The surge in the cost of CO2 emissions could affect the results of European Elections as a number of parties are opposing the environmental policy.
As the Yellow Vest movement in France started due to a popular resentment on increased fuel taxes, this is not an idle threat for environmentally friendly policy.
The far-right Alternative for Germany (AfD) party is campaigning in the mining state of Brandenburg with the motto “jobs are more important than the environment.” More than 16,000 jobs depend on coal in a state where many people are third generation miners. The AfD also argues that Germany could end up with the most expensive energy bill in Europe.
The junior coalition partners, the Social Democrats (SPD) rule the state in coalition with the far-Left Die Linke and both parties could face massive losses of votes in their natural constituency, the unionised blue-collar working class.
European carbon prices have reached a 10-year high, which has put a major dent in Germany’s ambitious plan to abandon coal by 2038 and nuclear power by 2022. The government intends to spend heavily in regions affected by the energy transition, primarily on transport, research, and modern energy storage facilities. Thus far, however, the commitment of merely €240 million seems unconvincing. This positions the AfD as an ideal protest movement on an issue that has little to do with migration.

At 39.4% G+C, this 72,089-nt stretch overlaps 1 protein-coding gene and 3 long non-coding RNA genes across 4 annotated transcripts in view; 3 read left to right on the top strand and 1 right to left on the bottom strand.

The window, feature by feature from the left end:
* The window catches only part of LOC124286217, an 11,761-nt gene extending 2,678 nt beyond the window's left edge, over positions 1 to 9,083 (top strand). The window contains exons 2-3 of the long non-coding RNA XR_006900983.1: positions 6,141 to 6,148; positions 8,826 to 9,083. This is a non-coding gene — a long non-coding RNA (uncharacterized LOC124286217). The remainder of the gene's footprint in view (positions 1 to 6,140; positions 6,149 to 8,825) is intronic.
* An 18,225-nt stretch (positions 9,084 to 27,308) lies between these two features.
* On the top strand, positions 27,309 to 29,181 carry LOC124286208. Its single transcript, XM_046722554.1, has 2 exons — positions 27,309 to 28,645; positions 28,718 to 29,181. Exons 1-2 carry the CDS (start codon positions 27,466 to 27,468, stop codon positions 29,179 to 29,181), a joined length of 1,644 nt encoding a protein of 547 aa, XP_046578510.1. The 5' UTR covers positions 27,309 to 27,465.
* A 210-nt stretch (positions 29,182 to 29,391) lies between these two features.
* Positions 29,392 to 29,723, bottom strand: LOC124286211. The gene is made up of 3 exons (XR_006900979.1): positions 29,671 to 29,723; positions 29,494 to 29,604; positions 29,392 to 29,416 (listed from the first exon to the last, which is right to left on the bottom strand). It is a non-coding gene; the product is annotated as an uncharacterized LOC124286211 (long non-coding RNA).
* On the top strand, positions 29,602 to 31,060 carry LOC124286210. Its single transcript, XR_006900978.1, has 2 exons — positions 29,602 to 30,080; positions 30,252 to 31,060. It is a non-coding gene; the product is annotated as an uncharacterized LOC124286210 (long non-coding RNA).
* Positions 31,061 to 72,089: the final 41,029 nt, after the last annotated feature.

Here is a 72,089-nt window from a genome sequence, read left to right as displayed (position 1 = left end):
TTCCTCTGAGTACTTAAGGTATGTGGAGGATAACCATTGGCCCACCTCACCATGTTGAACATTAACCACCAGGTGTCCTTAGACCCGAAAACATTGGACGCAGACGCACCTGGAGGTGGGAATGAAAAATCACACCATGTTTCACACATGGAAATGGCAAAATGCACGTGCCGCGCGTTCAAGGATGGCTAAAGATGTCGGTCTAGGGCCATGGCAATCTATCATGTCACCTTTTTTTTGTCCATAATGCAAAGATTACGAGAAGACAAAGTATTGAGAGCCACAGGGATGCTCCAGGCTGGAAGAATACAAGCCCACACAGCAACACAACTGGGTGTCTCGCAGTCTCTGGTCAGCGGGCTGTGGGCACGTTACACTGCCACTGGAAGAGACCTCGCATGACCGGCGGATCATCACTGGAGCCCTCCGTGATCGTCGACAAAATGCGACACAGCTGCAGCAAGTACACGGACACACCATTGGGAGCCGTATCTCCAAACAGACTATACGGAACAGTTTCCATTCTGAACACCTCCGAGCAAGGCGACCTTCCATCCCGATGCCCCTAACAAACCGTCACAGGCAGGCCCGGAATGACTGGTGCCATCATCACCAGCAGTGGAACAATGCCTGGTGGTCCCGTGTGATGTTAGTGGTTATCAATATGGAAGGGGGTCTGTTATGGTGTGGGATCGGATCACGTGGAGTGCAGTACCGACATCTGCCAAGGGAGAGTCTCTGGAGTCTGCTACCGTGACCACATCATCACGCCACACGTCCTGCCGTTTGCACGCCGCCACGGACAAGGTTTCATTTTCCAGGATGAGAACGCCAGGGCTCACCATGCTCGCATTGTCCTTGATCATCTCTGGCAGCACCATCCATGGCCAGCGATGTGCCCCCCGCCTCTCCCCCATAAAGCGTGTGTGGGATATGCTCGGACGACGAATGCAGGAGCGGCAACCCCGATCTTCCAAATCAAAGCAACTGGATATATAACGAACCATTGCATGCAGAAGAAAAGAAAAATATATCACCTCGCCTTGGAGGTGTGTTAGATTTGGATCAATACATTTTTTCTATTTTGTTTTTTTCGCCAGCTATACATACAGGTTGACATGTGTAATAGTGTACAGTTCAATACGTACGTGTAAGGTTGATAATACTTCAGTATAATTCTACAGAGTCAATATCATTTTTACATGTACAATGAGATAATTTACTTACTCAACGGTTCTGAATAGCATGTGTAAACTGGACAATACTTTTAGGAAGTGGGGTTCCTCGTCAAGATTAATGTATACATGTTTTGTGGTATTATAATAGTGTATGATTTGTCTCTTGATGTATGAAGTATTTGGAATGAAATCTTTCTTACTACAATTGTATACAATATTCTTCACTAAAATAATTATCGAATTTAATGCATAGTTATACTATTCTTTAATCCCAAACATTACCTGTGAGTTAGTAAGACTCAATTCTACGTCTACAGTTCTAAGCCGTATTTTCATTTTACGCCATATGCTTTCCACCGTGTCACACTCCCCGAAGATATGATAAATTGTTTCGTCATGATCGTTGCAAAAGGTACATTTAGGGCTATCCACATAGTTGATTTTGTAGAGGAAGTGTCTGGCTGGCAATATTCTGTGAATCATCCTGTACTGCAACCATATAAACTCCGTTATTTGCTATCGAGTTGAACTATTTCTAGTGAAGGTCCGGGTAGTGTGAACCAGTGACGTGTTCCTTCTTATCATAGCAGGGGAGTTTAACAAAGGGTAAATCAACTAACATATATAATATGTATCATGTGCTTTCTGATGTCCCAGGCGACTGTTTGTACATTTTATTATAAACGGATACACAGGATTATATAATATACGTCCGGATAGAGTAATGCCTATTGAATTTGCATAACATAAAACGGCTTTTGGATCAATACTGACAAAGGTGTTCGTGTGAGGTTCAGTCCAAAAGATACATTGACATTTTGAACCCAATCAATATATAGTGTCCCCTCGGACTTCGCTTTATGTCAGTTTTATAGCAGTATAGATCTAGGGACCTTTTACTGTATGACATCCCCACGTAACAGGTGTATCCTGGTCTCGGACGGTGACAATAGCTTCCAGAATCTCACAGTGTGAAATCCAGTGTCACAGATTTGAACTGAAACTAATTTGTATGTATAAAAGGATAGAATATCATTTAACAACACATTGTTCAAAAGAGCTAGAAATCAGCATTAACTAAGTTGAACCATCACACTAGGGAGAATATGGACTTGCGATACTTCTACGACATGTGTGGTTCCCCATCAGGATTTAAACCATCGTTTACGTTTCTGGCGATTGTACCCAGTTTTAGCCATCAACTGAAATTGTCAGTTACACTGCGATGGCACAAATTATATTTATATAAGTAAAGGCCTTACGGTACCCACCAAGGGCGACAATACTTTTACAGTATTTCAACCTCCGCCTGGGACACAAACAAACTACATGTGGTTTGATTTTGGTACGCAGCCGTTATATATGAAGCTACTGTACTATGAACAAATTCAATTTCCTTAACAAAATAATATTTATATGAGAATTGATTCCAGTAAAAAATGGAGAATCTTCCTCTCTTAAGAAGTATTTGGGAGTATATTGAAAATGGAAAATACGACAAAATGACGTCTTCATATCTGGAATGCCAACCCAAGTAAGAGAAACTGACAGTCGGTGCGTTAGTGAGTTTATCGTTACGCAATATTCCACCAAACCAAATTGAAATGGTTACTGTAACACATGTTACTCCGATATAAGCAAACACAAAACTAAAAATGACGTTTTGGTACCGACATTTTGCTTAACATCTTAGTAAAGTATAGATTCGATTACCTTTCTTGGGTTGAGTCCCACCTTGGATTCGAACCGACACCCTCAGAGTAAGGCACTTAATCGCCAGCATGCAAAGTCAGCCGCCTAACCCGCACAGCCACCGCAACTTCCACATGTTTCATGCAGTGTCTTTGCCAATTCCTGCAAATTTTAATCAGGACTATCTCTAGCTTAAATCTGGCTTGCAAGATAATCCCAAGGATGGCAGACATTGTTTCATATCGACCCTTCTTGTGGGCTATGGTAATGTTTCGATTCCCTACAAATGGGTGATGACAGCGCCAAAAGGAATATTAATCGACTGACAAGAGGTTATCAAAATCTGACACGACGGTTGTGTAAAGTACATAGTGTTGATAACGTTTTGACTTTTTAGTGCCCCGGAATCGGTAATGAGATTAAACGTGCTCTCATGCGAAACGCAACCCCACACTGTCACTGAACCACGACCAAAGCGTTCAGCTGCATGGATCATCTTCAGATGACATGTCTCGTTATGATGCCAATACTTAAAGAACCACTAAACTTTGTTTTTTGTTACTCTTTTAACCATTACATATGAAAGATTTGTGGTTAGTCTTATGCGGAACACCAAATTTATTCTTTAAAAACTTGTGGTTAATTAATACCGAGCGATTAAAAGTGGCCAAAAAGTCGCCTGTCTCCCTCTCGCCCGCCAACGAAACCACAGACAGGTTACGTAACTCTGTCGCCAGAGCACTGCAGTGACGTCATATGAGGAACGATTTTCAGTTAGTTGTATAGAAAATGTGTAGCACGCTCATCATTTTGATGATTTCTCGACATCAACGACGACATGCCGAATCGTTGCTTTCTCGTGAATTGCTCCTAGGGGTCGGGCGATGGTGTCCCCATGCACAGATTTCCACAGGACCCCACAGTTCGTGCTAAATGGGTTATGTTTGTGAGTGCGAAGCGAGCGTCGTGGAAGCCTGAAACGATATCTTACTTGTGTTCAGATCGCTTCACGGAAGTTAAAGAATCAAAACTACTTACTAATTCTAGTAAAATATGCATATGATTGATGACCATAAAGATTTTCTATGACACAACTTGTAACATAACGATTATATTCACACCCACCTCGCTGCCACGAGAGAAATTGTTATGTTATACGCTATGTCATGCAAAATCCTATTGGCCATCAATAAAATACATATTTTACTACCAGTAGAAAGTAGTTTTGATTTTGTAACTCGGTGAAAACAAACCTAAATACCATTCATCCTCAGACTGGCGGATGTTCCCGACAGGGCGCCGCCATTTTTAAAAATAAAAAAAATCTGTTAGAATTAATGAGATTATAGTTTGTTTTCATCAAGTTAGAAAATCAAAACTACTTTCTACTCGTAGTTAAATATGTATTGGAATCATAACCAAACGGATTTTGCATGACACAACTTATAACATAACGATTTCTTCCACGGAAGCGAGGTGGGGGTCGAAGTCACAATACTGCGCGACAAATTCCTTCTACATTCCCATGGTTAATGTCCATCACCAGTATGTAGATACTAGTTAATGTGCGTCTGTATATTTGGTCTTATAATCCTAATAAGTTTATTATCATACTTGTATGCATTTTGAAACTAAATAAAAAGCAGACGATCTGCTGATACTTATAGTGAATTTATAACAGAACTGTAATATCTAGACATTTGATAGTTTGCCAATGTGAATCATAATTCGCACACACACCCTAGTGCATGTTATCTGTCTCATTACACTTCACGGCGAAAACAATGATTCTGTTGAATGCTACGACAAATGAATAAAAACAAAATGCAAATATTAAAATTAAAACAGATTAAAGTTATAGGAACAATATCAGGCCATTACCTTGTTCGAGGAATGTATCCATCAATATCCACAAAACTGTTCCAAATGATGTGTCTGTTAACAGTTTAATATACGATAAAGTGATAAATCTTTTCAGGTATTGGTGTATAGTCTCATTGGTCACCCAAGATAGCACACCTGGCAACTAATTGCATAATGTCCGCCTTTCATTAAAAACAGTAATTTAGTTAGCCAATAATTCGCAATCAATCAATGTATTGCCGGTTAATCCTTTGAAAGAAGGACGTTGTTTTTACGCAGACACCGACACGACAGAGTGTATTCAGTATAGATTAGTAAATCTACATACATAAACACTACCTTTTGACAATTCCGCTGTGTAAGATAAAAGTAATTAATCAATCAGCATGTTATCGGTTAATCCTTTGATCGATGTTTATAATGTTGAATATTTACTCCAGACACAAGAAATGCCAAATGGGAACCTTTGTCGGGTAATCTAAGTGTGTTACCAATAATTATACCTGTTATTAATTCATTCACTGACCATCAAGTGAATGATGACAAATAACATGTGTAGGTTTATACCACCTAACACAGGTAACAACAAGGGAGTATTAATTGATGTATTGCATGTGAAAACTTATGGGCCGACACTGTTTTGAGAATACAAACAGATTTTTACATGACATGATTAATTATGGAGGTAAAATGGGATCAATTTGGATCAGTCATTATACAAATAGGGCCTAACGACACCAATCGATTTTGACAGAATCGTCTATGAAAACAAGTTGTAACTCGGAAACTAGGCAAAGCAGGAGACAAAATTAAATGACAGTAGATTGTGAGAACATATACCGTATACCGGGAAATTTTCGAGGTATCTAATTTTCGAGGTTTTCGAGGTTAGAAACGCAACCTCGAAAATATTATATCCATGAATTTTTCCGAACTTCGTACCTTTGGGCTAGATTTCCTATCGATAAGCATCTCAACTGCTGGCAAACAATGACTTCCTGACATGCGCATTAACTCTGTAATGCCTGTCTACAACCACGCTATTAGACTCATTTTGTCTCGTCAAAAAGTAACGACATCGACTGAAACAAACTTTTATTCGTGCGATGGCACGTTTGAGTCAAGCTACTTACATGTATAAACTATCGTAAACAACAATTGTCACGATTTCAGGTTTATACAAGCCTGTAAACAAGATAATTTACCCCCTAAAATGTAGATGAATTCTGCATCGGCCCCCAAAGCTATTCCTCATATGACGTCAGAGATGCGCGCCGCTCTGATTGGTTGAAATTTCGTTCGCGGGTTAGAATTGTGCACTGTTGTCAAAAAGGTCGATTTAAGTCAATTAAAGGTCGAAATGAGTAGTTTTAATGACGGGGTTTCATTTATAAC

For the moment, the cost of EU environmental policy is also hitting the coal industry and consumers.
Prices for the benchmark December 2019 carbon futures contract in the EU emissions trading system rose to a high of €26.89, which is a 30% increase over the last month.
Futures are bought by power plants and industrial manufacturers to offset the cost of carbon dioxide. As natural gas prices have soared, the market is looking to burn coal, which triggers a surge in the price of futures. This stabilises the market, holding in check the demand for highly toxic fuel, but also raises the cost of energy.